Charis Eng, MD, PhD, chair and founding director of the institute and a cancer geneticist, estimates that one-third of the patients in her subspecialty self-refer, while the rest are referred by other physicians. "We firmly don't discriminate," she says. "Often I'm pleasantly surprised that patients are smarter than their doctors and they recognize that they could be at genetic risk for disease A or disease B and they refer themselves."
Approximately 40,000 patients have benefited from personalized genetics visits during Eng's 11 years at the Cleveland Clinic, she says.
That said, there is a screening process patients undergo before genetic testing. The web-based screening tool, which Eng invented, she says, collects the patient-reported family health history, uses algorithms to assess risk, and pushes clinical decision support through the EMR to primary care physicians.
Patients deemed to be at genetic risks comparable to that of the general population can at that point receive reassurance with no further testing, while those at higher risk can be referred to the genetics department.
"We built the clinical practice so that we can see patients on the same day if necessary," Eng notes. "And that is rare in genetics in the country."
That access is possible because the team, made up of 2.5 full-time equivalent physician geneticists and nine FTE genetic counselors, is spread over several clinics throughout Cleveland Clinic's main campus and beyond. The team also practices some telehealth, which it plans to expand, and conducts shared medical appointments to address certain issues, such as predictive testing for a known mutation in a family member.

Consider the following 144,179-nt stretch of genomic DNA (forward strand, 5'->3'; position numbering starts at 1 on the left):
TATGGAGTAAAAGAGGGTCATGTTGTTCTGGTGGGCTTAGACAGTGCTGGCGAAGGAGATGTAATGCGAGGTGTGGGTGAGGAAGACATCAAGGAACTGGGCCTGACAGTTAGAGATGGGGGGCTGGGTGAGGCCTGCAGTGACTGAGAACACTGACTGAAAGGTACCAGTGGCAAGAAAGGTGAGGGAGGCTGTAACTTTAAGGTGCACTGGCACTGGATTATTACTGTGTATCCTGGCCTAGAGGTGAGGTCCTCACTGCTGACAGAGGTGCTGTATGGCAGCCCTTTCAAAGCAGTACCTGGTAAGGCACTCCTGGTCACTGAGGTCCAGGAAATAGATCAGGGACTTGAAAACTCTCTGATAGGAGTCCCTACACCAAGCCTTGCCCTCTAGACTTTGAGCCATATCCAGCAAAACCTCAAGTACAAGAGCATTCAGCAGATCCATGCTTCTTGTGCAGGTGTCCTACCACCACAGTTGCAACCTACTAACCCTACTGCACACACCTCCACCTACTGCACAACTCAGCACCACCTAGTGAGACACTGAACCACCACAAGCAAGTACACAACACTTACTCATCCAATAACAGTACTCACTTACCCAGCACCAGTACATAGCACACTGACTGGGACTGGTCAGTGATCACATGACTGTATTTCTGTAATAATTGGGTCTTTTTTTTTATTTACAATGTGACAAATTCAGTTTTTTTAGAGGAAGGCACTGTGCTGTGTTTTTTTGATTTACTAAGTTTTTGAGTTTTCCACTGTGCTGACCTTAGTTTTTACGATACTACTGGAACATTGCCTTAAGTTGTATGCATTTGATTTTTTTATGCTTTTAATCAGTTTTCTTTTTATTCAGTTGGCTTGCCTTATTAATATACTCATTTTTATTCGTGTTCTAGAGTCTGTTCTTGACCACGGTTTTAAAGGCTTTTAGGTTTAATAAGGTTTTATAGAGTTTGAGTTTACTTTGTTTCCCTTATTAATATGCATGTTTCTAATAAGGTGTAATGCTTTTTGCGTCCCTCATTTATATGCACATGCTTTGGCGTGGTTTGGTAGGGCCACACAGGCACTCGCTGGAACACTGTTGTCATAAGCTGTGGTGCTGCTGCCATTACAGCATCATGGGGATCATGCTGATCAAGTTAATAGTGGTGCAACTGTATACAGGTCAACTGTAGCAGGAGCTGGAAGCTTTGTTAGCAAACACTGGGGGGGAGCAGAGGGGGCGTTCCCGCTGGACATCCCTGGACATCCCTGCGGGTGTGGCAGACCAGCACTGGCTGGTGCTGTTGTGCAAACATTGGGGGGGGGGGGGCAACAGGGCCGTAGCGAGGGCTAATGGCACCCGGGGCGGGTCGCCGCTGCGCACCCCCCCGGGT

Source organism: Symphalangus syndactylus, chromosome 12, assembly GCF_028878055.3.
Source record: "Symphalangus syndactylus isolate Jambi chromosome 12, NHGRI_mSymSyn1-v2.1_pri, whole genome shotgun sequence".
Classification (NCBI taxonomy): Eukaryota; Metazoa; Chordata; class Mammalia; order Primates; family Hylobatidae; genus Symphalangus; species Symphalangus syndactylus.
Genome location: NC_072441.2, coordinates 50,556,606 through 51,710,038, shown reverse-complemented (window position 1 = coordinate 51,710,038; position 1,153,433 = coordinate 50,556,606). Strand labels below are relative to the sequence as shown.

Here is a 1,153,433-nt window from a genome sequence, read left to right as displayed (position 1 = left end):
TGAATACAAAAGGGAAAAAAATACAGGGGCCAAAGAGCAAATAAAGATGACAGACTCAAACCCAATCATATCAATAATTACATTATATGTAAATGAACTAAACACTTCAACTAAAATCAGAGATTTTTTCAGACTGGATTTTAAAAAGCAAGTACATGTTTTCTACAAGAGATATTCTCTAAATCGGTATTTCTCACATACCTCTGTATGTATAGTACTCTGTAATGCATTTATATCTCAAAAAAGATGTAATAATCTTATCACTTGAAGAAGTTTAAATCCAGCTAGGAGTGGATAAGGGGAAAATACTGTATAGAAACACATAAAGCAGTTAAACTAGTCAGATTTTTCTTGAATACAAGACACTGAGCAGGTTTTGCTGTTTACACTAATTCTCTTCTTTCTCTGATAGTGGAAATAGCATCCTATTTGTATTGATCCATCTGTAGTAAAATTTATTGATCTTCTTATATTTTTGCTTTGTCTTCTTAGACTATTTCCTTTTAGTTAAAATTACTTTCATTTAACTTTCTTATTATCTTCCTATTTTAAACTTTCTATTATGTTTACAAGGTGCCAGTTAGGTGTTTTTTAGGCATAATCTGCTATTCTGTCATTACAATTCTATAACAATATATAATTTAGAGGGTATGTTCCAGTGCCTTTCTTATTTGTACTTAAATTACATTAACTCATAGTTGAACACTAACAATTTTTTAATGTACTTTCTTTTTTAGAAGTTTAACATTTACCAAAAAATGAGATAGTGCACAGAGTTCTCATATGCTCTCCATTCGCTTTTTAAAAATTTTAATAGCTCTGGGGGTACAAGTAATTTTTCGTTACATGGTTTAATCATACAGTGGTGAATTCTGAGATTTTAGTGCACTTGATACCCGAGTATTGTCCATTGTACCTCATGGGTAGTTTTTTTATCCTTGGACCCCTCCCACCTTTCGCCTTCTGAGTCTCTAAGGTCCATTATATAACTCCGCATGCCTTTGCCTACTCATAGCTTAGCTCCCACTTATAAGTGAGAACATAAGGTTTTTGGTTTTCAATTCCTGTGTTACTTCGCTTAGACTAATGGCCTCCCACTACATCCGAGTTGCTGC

Addressing the DTC market
In some cases, patients visit the Cleveland Clinic with direct-to-consumer (DTC) genetic test results in hand. Eng and her team developed their strategy for managing the DTC factor when awareness of companies such as 23andMe began.
The first step focused on physician education. "The primary care doctors were afraid that patients would walk in and have this genetics test results document and they would have no idea what to do with it," Eng says. Eng and colleagues over seven months arranged seven continuing medical education presentations at various Cleveland Clinic locations with healthcare providers from primary care and OB-GYN clinics to discuss counseling, conflicts of interest, and other matters related to what she calls "nonclinically actionable recreation genetics."
Next, Eng and her team provided the physicians back-end support by providing two types of genomic counseling to which patients could be referred. One type is an in-depth genetics session that goes into family health history and includes a thorough evaluation and counseling, Eng explains. "The second is what we call a genomic counseling executive summary."
With the latter, the genetics team evaluates a patient's DTC test results and—unless it spots something actionable—provides a high-level overview. "At the time, most of the things we saw were completely nonactionable."
There are numerous reasons hospitals may want to get into genetics services, but that doesn't mean that organizations should start offering full exome sequencing just because the technology exists, Eng says.
"The key is to employ competent, well-trained genetics professionals," she says. "We went to training to take that family history, to talk to the patient, to examine the patient to see if there are any clinical red flags that suggest one disease or another or whether it's time to order a panel of genes."
One solution is for organizations to partner with existing genetic medicine centers, Eng says. There are still licensing and reimbursement problems to be resolved in increasing use of telehealth, she adds, but she expects they will be resolved in time.
And as the field of genetic medicine expands, part of the NHGRI's mission is to ensure its promise isn't limited to individuals with the willingness or means to pay, Brody says.
"One of the things we worry a fair bit about is having this information easily accessible, and not just for people who can afford $2,000 out of pocket," he says. "We really want to have this be equal access and not make any kind of health disparities."